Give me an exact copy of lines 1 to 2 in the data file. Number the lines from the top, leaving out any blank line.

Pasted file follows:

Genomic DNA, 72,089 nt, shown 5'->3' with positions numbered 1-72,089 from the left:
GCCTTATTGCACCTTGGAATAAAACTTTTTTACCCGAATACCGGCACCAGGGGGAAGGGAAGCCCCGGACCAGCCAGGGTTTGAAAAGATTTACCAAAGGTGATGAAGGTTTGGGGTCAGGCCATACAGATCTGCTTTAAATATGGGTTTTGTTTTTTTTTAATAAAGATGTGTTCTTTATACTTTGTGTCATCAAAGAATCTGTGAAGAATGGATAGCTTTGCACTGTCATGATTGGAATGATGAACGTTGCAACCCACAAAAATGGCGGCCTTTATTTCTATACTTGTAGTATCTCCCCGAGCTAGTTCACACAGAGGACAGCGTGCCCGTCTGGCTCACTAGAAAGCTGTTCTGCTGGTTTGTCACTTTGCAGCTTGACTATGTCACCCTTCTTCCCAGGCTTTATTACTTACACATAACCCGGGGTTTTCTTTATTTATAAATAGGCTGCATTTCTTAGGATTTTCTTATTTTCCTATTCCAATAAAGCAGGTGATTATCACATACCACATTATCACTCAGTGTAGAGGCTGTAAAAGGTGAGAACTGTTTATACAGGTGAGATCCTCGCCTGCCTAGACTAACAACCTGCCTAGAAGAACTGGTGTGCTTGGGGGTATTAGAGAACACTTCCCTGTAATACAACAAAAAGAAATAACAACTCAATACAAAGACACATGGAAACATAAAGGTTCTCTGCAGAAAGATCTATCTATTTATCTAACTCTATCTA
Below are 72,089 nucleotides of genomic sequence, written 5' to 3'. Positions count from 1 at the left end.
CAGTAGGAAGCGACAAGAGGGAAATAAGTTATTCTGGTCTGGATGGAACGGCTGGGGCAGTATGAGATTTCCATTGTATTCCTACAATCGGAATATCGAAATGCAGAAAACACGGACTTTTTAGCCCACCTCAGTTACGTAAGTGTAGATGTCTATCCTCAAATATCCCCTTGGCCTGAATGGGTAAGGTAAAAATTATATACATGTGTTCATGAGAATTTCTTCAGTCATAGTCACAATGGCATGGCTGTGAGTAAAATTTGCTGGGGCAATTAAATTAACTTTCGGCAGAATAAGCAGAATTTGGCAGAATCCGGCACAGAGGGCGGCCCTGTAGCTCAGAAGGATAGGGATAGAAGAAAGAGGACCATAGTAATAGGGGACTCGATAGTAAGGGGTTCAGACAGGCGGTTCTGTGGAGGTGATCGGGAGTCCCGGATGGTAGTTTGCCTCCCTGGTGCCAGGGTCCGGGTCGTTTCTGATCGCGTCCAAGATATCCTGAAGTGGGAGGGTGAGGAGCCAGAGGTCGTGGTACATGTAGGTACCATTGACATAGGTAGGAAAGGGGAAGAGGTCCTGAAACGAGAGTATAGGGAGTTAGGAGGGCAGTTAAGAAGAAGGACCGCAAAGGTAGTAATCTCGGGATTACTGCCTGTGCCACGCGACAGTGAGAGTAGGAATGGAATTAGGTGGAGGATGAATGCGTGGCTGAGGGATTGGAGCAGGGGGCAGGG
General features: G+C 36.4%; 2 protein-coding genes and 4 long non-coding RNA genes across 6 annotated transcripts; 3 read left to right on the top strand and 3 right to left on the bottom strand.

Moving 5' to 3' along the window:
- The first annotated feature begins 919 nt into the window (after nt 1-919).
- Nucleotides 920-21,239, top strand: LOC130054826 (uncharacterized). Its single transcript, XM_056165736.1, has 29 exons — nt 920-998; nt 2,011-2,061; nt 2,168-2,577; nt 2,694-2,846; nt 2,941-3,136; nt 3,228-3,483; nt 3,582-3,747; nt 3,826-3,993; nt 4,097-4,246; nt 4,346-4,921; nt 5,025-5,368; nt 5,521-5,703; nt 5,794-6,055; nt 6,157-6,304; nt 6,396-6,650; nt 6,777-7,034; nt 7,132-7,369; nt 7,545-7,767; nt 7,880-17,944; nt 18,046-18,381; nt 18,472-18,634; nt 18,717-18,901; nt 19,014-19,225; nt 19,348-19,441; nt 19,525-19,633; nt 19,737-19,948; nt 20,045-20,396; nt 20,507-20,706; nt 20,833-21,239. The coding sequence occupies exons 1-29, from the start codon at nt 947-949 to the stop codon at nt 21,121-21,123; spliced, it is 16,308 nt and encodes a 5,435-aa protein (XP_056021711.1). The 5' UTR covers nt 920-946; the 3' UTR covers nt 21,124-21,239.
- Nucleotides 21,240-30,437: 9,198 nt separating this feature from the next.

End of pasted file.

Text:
Genomic DNA, 72,089 nt, shown 5'->3' with positions numbered 1-72,089 from the left:
GCCTTATTGCACCTTGGAATAAAACTTTTTTACCCGAATACCGGCACCAGGGGGAAGGGAAGCCCCGGACCAGCCAGGGTTTGAAAAGATTTACCAAAGGTGATGAAGGTTTGGGGTCAGGCCATACAGATCTGCTTTAAATATGGGTTTTGTTTTTTTTTAATAAAGATGTGTTCTTTATACTTTGTGTCATCAAAGAATCTGTGAAGAATGGATAGCTTTGCACTGTCATGATTGGAATGATGAACGTTGCAACCCACAAAAATGGCGGCCTTTATTTCTATACTTGTAGTATCTCCCCGAGCTAGTTCACACAGAGGACAGCGTGCCCGTCTGGCTCACTAGAAAGCTGTTCTGCTGGTTTGTCACTTTGCAGCTTGACTATGTCACCCTTCTTCCCAGGCTTTATTACTTACACATAACCCGGGGTTTTCTTTATTTATAAATAGGCTGCATTTCTTAGGATTTTCTTATTTTCCTATTCCAATAAAGCAGGTGATTATCACATACCACATTATCACTCAGTGTAGAGGCTGTAAAAGGTGAGAACTGTTTATACAGGTGAGATCCTCGCCTGCCTAGACTAACAACCTGCCTAGAAGAACTGGTGTGCTTGGGGGTATTAGAGAACACTTCCCTGTAATACAACAAAAAGAAATAACAACTCAATACAAAGACACATGGAAACATAAAGGTTCTCTGCAGAAAGATCTATCTATTTATCTAACTCTATCTA